Impression mismanagement: People as inept self-presenters

J.F. Steinmetz, O. Sezer, C. Sedikides

Research output: Contribution to journalArticleAcademicpeer-review


People routinely manage the impressions they make on others, attempting to project a favorable self-image. The bulk of the literature has portrayed people as savvy self-presenters who typically succeed at conveying a desired impression. When people fail at making a favorable impression, such as when they come across as braggers, regulatory resource depletion is to blame. Recent research, however, has identified antecedents and strategies that foster systematic impression management failures (independently of regulatory resource depletion), suggesting that self-presenters are far from savvy. In fact, they commonly mismanage their impressions without recognizing it. We review failed perspective taking and narcissism as two prominent antecedents of impression mismanagement. Further, we argue that failed perspective taking, exacerbated by narcissism, contributes to suboptimal impression management strategies, such as hubris, humblebragging, hypocrisy, and backhanded compliments. We conclude by discussing how self-presenters might overcome some of the common traps of impression mismanagement.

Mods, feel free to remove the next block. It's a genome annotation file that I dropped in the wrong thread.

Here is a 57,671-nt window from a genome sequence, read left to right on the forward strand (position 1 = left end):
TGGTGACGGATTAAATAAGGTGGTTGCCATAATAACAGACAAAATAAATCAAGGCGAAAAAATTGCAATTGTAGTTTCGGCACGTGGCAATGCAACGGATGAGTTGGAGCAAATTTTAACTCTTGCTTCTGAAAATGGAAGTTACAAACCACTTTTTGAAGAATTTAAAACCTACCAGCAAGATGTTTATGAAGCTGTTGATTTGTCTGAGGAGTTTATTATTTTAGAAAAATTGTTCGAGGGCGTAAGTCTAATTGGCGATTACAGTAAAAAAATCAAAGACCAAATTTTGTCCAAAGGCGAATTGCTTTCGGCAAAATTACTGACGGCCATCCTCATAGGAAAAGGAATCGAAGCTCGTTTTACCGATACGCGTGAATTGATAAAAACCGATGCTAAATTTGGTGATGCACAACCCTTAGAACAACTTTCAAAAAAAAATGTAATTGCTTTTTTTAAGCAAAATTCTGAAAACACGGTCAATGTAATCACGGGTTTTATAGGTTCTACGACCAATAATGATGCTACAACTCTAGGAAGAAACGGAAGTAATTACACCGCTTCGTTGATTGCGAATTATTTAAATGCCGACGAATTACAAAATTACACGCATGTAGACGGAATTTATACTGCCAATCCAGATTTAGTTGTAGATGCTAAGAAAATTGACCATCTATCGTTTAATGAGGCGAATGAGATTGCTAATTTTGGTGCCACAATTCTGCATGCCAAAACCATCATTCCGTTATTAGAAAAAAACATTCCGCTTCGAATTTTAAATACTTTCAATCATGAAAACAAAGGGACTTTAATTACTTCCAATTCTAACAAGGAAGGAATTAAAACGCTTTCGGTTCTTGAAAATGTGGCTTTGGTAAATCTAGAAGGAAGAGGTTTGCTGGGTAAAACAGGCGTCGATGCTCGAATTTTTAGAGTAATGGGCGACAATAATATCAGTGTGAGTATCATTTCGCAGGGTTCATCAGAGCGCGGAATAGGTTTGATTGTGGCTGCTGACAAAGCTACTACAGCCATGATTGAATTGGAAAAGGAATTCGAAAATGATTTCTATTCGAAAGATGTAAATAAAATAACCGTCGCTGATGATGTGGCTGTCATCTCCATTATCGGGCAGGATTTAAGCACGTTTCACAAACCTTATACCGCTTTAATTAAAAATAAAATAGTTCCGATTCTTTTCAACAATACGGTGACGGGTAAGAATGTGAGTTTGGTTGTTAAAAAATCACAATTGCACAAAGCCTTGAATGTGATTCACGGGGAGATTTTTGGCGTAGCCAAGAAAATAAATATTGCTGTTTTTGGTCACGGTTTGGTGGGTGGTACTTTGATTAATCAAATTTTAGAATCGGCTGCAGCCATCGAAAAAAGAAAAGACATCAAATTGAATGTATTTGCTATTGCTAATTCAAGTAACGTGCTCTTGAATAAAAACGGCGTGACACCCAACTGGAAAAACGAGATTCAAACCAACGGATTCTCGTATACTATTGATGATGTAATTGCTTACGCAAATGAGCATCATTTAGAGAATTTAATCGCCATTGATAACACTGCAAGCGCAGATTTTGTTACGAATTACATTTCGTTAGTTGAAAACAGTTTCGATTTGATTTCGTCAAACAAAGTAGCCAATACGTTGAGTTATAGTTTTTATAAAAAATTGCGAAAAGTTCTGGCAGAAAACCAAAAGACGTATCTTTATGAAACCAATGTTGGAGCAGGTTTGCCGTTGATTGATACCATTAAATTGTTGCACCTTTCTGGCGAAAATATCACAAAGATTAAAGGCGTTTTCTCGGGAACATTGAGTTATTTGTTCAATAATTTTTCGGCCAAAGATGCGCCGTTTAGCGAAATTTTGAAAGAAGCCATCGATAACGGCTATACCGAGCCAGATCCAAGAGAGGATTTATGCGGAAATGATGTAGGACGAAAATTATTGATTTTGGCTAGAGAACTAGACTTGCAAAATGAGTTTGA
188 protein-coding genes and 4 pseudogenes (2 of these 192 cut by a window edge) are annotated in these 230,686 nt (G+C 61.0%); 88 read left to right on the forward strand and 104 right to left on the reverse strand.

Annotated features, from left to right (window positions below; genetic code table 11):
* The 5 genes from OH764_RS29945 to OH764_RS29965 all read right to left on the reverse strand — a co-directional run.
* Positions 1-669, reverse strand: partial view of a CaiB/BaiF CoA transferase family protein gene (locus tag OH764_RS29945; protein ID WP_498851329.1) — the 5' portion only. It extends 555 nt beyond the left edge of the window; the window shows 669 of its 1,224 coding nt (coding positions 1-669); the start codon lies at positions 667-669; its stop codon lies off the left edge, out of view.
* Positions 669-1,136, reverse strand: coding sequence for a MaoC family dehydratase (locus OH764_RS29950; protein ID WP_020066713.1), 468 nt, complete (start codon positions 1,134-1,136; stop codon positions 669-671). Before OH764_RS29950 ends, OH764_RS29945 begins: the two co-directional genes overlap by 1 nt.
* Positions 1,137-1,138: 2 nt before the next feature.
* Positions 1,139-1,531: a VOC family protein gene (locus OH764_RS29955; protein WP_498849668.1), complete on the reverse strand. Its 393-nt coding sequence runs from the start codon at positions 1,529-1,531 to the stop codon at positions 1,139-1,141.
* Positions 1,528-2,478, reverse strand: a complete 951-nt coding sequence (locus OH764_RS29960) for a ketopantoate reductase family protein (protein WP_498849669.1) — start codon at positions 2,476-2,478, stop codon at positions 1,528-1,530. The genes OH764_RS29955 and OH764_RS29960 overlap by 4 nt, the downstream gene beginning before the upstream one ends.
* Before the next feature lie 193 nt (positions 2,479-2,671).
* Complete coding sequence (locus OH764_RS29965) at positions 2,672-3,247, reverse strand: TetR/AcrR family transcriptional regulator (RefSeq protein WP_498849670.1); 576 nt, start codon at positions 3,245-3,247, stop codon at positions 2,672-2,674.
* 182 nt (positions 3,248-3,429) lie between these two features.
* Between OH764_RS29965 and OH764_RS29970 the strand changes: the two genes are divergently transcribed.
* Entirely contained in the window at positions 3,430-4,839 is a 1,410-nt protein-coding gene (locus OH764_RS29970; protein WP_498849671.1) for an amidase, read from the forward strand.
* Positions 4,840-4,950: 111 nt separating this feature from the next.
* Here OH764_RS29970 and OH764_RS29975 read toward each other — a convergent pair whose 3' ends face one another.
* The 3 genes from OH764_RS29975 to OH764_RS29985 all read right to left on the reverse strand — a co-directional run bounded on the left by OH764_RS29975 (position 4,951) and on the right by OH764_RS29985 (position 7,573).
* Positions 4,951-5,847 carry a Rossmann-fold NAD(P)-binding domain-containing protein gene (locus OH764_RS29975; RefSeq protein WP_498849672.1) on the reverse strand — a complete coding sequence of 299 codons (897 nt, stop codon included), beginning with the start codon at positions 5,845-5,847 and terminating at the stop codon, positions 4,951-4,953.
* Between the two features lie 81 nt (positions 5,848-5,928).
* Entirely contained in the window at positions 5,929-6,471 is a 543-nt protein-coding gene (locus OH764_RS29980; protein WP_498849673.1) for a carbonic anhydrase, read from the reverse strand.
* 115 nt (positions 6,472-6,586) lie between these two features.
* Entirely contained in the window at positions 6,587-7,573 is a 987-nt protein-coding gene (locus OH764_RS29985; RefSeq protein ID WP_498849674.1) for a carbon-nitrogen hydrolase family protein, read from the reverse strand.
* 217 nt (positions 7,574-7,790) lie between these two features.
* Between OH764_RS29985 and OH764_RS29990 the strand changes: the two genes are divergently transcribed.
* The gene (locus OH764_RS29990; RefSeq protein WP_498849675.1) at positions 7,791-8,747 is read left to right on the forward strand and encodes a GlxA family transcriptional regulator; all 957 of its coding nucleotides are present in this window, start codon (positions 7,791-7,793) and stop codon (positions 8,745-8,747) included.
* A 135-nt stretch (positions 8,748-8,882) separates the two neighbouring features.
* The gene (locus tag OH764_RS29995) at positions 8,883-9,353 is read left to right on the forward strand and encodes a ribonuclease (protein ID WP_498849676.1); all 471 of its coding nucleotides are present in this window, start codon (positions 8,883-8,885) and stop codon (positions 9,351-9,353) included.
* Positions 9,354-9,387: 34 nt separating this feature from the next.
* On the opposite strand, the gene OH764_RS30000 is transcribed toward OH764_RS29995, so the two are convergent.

Original languageEnglish
Article numbere12321
JournalSocial and Personality Psychology Compass
Issue number6
Publication statusPublished - 2017


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